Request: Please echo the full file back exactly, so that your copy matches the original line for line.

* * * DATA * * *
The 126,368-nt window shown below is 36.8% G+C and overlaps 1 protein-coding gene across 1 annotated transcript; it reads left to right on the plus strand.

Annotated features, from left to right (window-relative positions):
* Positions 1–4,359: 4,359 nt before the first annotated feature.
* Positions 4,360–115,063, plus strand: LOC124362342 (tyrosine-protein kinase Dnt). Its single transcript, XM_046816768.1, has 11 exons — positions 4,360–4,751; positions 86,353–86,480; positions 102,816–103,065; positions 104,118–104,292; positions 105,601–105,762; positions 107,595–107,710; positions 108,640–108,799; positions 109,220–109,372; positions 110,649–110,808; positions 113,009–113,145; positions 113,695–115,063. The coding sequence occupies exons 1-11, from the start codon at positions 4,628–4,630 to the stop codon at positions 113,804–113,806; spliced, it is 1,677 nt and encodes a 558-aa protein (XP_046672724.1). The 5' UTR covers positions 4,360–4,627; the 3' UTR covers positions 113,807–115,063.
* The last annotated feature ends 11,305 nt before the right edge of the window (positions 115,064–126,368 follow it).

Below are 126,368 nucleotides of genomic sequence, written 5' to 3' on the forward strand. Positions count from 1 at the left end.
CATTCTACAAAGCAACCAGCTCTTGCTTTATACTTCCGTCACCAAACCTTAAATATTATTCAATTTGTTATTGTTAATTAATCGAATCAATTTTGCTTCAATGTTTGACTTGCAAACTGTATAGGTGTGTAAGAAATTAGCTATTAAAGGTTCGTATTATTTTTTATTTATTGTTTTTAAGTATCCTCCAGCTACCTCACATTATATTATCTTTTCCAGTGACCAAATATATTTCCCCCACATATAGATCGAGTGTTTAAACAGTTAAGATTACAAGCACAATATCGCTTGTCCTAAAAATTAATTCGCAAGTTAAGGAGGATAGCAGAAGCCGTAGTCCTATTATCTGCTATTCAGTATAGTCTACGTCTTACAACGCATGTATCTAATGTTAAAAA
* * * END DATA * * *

The 126,368-nt window shown below is 36.8% G+C and overlaps 1 protein-coding gene across 1 annotated transcript; it reads left to right on the plus strand.

Annotated features, from left to right (window-relative positions):
* Positions 1–4,359: 4,359 nt before the first annotated feature.
* Positions 4,360–115,063, plus strand: LOC124362342 (tyrosine-protein kinase Dnt). Its single transcript, XM_046816768.1, has 11 exons — positions 4,360–4,751; positions 86,353–86,480; positions 102,816–103,065; positions 104,118–104,292; positions 105,601–105,762; positions 107,595–107,710; positions 108,640–108,799; positions 109,220–109,372; positions 110,649–110,808; positions 113,009–113,145; positions 113,695–115,063. The coding sequence occupies exons 1-11, from the start codon at positions 4,628–4,630 to the stop codon at positions 113,804–113,806; spliced, it is 1,677 nt and encodes a 558-aa protein (XP_046672724.1). The 5' UTR covers positions 4,360–4,627; the 3' UTR covers positions 113,807–115,063.
* The last annotated feature ends 11,305 nt before the right edge of the window (positions 115,064–126,368 follow it).

Below are 126,368 nucleotides of genomic sequence, written 5' to 3' on the forward strand. Positions count from 1 at the left end.
CATTCTACAAAGCAACCAGCTCTTGCTTTATACTTCCGTCACCAAACCTTAAATATTATTCAATTTGTTATTGTTAATTAATCGAATCAATTTTGCTTCAATGTTTGACTTGCAAACTGTATAGGTGTGTAAGAAATTAGCTATTAAAGGTTCGTATTATTTTTTATTTATTGTTTTTAAGTATCCTCCAGCTACCTCACATTATATTATCTTTTCCAGTGACCAAATATATTTCCCCCACATATAGATCGAGTGTTTAAACAGTTAAGATTACAAGCACAATATCGCTTGTCCTAAAAATTAATTCGCAAGTTAAGGAGGATAGCAGAAGCCGTAGTCCTATTATCTGCTATTCAGTATAGTCTACGTCTTACAACGCATGTATCTAATGTTAAAAA